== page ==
It is? That would solve everything!

And while a large majority of Catholics want leaders who mishandled marauding priests to resign, the culpability of bishops is not even on the Vatican's agenda. It now seems clear that the pope declined to let Cardinal Law resign because he feared it might give the laity the idea their opinion mattered.

Is that the reason? Bill's got a direct line.

What reform might mean in the church is something I leave to Catholics who care more than I do.

So you wrote this whole article for nothing? Next time spare yourself the trouble.

I am what a friend calls a "collapsed Catholic" — well beyond lapsed — and therefore claim no voice in whom the church ordains or how it prays or what it chooses to call a sin.

Now you tell us!

But the struggle within the church is interesting as part of a larger struggle within the human race, between the forces of tolerance and absolutism.

You mean they have replaced good and evil as the larger struggle? So it's good to be tolerant? Always? Is it good to tolerate evil. But Bill is pretty intolerant of Catholicism... Should we tolerate the sex scandals in the Church? Or condemn them absolutely? Which is it Bill? Are there absolutely no absolutes? You just sawed off the limb your article was sitting on. Cool!

The Catholic Church has not, over the centuries, been a stronghold of small-c catholic values, which my dictionary defines as "broad in sympathies, tastes, or understanding; liberal." This is, after all, the church that gave us the Crusades and the Inquisition.

Bill, your small-c is too small! And so is your understanding. Um... do you have anything a little more recent than the Crusades? And don't be so hard on the inquisitors, they're still around only today we call them the enforcers of Political Correctness ... you know ... liberals.

That seemed destined to change after the Second Vatican Council of 1962-65, which relaxed the grip of the papal apparat and elevated the importance of individual conscience. The Vatican II spirit of a more open and dynamic church invigorated American Catholic support for civil rights and other liberal causes. But it soon ran smack-dab into the sexual revolution.

Bill, I hate to break it to you, but the liberal of 1965 is not the liberal of 2002. By the way, have you ever read the documents of Vatican II? You know, the stuff Wojtyla wrote?

Probably no institution run by a fraternity of aging celibates was going to reconcile easily with a movement that embraced the equality of women, abortion on demand and gay rights.

Where have you been, Bill? The Church embraced the equality of women before everybody else; in the first century.

Abortion and gay rights ... Bill, who says Catholics have to accept these things? You? When we believe that God says we must not accept these things, what higher authority are you offering that says we have to?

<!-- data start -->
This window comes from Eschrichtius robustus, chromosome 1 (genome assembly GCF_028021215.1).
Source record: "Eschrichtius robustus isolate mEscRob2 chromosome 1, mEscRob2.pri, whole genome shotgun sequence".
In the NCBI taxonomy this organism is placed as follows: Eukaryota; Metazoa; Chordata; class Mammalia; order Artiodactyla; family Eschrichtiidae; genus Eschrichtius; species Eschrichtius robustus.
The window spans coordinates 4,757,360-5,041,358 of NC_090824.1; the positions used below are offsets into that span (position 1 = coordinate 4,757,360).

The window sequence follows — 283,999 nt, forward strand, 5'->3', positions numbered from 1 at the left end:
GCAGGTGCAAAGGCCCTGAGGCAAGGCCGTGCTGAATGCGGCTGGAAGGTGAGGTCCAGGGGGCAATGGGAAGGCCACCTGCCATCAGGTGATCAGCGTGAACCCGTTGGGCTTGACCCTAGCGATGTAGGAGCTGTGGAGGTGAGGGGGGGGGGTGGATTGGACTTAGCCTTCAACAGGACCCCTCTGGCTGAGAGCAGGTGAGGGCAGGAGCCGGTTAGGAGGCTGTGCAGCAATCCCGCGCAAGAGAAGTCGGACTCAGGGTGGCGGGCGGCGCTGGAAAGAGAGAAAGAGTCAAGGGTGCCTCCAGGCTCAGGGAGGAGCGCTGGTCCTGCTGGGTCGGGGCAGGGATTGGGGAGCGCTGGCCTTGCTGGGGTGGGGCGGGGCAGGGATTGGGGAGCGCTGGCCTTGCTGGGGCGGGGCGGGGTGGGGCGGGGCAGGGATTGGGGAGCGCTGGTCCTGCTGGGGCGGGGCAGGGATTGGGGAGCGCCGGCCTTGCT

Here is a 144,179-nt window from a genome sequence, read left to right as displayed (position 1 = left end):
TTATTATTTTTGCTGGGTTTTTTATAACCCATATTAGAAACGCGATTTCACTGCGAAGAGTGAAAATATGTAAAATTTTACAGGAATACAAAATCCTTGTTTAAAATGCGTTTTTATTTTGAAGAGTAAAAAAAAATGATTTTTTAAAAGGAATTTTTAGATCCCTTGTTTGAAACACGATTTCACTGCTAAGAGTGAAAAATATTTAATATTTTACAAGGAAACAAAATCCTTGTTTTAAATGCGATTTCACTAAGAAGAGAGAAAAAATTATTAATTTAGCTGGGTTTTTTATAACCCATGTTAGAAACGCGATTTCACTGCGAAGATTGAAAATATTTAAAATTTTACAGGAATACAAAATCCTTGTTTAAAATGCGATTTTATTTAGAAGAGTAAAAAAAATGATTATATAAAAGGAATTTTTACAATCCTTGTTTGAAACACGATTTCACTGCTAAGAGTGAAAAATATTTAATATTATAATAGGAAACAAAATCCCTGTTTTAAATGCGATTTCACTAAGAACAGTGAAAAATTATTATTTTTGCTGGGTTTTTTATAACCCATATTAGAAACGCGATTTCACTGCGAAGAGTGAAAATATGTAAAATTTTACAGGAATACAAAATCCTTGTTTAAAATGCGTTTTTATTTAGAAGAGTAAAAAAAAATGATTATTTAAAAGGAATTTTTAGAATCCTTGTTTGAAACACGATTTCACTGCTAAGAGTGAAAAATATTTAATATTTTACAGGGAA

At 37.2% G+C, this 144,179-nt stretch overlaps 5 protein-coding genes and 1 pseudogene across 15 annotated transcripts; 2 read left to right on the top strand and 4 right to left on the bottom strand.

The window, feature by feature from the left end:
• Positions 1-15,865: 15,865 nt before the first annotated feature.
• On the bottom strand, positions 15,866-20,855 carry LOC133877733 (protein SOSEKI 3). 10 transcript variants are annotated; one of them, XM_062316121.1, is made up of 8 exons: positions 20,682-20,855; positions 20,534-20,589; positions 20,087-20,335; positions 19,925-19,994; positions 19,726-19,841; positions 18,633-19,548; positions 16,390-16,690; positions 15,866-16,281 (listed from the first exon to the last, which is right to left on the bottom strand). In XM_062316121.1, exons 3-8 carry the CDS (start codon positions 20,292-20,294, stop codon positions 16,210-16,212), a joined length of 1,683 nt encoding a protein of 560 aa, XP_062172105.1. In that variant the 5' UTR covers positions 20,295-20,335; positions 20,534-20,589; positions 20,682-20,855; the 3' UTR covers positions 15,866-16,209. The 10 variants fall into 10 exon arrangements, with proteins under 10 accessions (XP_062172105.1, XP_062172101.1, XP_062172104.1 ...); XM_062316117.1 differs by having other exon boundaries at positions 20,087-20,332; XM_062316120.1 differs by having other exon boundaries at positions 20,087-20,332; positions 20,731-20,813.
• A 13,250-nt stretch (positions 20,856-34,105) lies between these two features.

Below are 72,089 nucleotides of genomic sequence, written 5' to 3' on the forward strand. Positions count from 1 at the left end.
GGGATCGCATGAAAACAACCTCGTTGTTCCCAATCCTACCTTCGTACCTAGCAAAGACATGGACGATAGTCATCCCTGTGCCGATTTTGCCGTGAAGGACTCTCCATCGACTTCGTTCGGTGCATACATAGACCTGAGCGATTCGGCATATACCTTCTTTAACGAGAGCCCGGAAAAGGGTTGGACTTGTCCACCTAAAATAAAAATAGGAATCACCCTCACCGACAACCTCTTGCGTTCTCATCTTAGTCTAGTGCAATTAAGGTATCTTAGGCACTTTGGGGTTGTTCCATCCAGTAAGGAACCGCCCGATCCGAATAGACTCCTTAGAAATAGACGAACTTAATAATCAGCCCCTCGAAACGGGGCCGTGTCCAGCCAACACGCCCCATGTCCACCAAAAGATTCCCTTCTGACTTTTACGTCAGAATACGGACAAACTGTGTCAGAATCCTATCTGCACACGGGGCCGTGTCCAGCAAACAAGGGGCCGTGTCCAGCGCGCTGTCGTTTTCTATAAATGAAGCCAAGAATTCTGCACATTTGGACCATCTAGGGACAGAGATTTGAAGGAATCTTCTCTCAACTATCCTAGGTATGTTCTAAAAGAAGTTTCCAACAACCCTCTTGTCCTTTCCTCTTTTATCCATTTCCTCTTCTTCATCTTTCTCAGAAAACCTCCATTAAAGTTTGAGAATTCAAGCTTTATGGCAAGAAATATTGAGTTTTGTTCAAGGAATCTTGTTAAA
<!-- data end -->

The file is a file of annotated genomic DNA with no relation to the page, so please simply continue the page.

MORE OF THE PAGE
It is possible, though, to imagine a leadership that would have given it a try. In fact, Pope Paul VI indicated some interest in adopting a more lenient view of birth control, and he handpicked a committee of prominent Catholics who endorsed the idea almost by acclamation. The pope agonized, and then astonished Catholics by reaffirming the old ban.

So? Oh. I guess Bill Clinton should have been pope and taken a poll.

"If you want to look for where credibility on human sexuality got lost, it got lost there," said the Catholic University sociologist William D'Antonio.

Maybe that's where William D'Antonio lost his credibility. Along with everybody else.

There is some reason to believe that the man who changed that pope's mind on birth control was the Polish cardinal who would succeed him. Whether or not that is true, once Cardinal Wojtyla ascended to the papacy he adhered to the most austere, doctrinaire view of sexual ethics, and the most hierarchical concept of church governance.

Oh, Bill you're just a dumb-ass! Have you ever read the dazzlingly beautiful volumes John Paul II has written on human sexuality? His theology of the body? Wake up! You don't know what you're talking about!

Implored by Catholics to consider, at least, the lifesaving power of condoms in the age of AIDS, John Paul II was unyielding.

Bill, let me explain this to you slowly. Condoms are designed to prevent pregnancy. The latex contains pores that are 70 times larger than the AIDS virus. Okay? They DON'T WORK as an AIDS prevention gimmick. Do you want to read this over again? In other words, a homosexual depending on condoms to protect him is playing Russian Roulette. Get it? It's good to be unyielding when lives are at stake.